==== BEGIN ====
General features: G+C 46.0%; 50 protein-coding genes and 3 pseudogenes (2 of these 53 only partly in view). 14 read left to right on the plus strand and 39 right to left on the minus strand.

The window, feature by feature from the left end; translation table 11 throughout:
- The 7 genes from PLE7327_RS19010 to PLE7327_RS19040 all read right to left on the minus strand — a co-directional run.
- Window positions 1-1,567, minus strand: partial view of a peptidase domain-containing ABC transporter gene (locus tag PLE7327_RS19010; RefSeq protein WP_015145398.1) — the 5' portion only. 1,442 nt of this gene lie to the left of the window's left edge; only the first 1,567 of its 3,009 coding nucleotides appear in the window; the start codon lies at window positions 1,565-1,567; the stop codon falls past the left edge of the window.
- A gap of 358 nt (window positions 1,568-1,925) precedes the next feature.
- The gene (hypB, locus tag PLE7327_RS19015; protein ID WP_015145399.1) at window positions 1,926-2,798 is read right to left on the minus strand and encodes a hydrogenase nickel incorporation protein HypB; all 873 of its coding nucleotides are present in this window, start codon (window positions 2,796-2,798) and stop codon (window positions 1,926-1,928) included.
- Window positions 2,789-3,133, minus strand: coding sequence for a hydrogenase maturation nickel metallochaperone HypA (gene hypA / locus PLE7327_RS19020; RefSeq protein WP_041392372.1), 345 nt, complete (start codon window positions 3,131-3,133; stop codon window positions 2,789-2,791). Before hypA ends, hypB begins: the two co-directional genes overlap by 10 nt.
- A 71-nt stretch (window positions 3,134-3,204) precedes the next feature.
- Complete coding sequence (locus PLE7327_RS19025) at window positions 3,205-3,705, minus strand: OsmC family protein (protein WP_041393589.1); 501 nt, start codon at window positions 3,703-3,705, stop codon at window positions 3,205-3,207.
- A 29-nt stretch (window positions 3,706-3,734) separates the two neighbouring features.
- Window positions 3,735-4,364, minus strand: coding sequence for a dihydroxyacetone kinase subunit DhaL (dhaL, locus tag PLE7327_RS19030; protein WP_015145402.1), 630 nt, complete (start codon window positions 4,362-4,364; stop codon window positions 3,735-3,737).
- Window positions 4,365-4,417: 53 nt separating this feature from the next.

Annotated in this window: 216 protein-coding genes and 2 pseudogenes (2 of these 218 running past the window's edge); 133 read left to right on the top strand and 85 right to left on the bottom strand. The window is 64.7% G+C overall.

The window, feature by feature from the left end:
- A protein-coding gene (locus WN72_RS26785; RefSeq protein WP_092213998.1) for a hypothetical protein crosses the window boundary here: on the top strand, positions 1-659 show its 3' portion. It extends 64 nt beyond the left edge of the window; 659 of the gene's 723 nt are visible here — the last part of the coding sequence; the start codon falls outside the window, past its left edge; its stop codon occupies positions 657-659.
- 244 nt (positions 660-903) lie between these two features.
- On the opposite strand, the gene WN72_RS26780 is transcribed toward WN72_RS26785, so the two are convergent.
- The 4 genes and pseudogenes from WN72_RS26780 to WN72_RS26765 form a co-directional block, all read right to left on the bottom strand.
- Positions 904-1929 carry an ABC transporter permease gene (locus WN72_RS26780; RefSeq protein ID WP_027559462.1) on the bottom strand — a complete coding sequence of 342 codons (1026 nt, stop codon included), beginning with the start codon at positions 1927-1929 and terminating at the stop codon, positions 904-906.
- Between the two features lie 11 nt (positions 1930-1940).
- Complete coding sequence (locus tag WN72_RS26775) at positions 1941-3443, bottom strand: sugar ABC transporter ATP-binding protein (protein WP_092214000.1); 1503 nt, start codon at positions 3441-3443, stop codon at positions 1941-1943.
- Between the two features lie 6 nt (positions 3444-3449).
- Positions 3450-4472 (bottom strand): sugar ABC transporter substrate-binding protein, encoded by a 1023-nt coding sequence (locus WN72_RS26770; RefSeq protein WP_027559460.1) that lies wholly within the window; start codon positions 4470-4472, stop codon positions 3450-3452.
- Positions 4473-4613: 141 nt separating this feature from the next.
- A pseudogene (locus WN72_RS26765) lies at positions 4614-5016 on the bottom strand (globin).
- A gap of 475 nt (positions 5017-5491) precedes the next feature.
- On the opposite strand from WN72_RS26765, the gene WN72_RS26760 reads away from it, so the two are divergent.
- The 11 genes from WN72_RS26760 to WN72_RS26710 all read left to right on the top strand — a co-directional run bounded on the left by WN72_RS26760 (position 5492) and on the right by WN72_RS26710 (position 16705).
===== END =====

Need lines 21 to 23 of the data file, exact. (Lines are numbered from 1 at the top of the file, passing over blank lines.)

- Complete coding sequence (locus tag WN72_RS26775) at positions 1941-3443, bottom strand: sugar ABC transporter ATP-binding protein (protein WP_092214000.1); 1503 nt, start codon at positions 3441-3443, stop codon at positions 1941-1943.
- Between the two features lie 6 nt (positions 3444-3449).
- Positions 3450-4472 (bottom strand): sugar ABC transporter substrate-binding protein, encoded by a 1023-nt coding sequence (locus WN72_RS26770; RefSeq protein WP_027559460.1) that lies wholly within the window; start codon positions 4470-4472, stop codon positions 3450-3452.